Have you heard of Haemophilia?

For World Haemophilia Day we wanted to help raise awareness of this rare condition. Haemophilia is rare and affects your blood's ability to clot. It's usually inherited and most people who have it are male.
hemophillia

People with haemophilia do not have as many clotting factors as they should have in their blood. This means that they bleed for longer than usual.

The main symptom of haemophilia is bleeding that does not stop.

 

People with haemophilia may also have:

  • nosebleeds that take a long time to stop
  • bleeding from wounds that lasts a long time
  • bleeding gums
  • skin that bruises easily
  • pain and stiffness around joints, such as elbows, because of bleeding inside the body.

 

Your local haemophilia centre:

 

If you have haemophilia, register at your local haemophilia centre. It's a useful source of advice and support.  Find haematology services near you.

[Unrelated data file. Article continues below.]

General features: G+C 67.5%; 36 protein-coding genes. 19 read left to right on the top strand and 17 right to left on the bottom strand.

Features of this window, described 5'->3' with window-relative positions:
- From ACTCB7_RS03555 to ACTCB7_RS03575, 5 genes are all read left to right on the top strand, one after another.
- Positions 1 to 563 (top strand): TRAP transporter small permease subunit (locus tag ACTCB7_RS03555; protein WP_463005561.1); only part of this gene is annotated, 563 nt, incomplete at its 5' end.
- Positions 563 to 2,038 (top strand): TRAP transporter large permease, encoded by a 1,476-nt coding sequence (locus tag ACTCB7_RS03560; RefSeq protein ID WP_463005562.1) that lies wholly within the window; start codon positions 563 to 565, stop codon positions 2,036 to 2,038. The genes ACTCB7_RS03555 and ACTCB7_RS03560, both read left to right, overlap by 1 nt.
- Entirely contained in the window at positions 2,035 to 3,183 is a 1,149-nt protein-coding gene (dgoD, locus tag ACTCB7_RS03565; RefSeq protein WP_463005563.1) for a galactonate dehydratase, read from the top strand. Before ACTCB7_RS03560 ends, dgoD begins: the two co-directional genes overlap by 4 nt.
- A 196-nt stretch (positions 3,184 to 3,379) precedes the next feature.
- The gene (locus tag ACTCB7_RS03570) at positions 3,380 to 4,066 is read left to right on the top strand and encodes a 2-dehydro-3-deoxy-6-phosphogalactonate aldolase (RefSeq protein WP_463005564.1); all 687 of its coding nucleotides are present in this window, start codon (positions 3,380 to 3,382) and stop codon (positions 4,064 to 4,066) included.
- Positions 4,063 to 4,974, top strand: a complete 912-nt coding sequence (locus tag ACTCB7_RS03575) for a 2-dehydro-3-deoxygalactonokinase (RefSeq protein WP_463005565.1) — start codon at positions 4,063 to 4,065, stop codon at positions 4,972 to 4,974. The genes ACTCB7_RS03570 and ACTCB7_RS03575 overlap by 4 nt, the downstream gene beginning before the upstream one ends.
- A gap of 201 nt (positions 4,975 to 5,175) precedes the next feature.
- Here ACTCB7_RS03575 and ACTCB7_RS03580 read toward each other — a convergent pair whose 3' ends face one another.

Living with haemophilia:

 

With treatment, most people with haemophilia can live a normal life. However, you should:

 

  • avoid contact sports, such as rugby
  • be careful taking other medicines – some can affect your blood's ability to clot, such as aspirin and ibuprofen
  • take care of your teeth and gums and have regular check ups at the dentist.

Do you have haemophilia?

Do you get the treatment and support that you need?

Tell us your story here

Find out more about the NCARDRS in a leaflet you can download at GOV.UK

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